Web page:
“It used to be more about seatbelts save lives. Now, it’s about seatbelts reduce injuries, and those are two separate scenarios. And that’s what I believe made the decision a lot easier for people,” Schultz explained.

Schultz currently has 12 special-education route buses in his fleet that have lap/shoulder belts. He said many of the students who ride these buses have behavioral issues or otherwise have a hard time remaining seated.

In addition, he recently ordered seven new buses that are expected to arrive in August 2020. Four of those buses will be used for regular education transportation and the other three are special-education buses, he noted.

Over the next few years, Schultz plans to transition his entire fleet to the safety restraint systems. “Right now, we have an option of retrofitting a few. We haven’t made that decision. It’s going to be based on the responses we get from parents after we release the new buses,” Schultz said.

Schultz is not going to retrofit any bus that isn’t already “seatbelt-ready.” He has been ordering seatbelt-ready school buses for the past six to eight years, so all the retrofit will consist of is replacing the seatback.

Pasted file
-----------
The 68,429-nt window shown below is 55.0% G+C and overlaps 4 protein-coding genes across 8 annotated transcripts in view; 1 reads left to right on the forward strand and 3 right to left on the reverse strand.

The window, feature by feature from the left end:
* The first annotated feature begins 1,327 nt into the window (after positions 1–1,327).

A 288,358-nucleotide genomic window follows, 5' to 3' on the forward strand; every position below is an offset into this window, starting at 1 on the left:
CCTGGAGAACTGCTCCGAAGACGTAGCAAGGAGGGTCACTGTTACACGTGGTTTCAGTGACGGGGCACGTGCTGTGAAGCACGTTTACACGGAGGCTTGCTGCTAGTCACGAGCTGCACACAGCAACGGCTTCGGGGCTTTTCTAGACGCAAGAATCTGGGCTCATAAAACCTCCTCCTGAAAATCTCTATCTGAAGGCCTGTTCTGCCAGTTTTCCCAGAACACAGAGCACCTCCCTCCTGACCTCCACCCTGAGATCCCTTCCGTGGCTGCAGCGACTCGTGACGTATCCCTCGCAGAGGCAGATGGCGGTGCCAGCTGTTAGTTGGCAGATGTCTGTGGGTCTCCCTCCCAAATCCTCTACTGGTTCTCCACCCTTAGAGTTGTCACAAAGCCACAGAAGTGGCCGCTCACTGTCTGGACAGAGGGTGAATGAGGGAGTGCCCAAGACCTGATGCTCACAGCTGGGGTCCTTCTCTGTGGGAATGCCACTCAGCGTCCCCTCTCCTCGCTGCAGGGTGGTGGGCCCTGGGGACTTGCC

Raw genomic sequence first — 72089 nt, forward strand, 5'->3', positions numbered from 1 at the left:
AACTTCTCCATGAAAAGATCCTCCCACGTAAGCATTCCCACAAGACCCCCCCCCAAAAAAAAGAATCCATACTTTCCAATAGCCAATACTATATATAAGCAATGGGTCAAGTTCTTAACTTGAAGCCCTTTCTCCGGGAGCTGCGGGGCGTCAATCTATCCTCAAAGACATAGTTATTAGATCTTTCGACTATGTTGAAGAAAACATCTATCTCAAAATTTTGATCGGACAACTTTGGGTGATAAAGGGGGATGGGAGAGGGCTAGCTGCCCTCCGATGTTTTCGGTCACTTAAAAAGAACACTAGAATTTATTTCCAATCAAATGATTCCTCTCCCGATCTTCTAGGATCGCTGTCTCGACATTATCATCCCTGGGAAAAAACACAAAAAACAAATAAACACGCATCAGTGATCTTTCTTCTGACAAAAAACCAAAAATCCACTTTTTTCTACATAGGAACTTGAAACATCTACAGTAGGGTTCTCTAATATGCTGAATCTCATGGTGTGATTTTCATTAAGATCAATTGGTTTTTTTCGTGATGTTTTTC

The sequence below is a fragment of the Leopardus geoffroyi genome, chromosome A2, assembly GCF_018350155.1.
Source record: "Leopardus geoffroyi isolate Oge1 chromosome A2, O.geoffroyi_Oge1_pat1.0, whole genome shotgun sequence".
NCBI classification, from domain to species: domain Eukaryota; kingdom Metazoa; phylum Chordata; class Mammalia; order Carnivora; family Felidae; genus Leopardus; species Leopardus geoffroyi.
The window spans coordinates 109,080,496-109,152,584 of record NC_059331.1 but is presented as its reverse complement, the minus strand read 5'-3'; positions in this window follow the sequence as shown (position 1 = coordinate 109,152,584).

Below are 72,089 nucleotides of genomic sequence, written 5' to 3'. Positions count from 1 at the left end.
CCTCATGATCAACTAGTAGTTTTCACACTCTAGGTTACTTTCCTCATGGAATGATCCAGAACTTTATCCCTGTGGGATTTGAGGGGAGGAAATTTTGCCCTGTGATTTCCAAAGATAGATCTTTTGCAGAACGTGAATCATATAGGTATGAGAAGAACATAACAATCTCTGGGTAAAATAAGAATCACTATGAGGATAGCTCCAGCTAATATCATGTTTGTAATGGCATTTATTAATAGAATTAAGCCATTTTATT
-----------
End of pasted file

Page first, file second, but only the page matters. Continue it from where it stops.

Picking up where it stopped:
Schultz hasn’t officially announced to his drivers who will be receiving the four new buses, as he didn’t want to see any arguments start over who received one. But he hinted that he will likely allocate two buses to senior drivers and the others to routes that are having issues. This will allow for a side-by-side comparison.

Schultz also reported the district is working on a mandated seatbelt usage policy, which the Iowa rule requires school districts to create. However, he believes the requirement will be a challenge for some students and parents, especially those that don’t comply with wearing the safety restraints.

“Our job is to get them to [school safely] as the number one priority,” Schultz explained. “But, if they don’t necessarily follow the rules, they don’t get to that education.”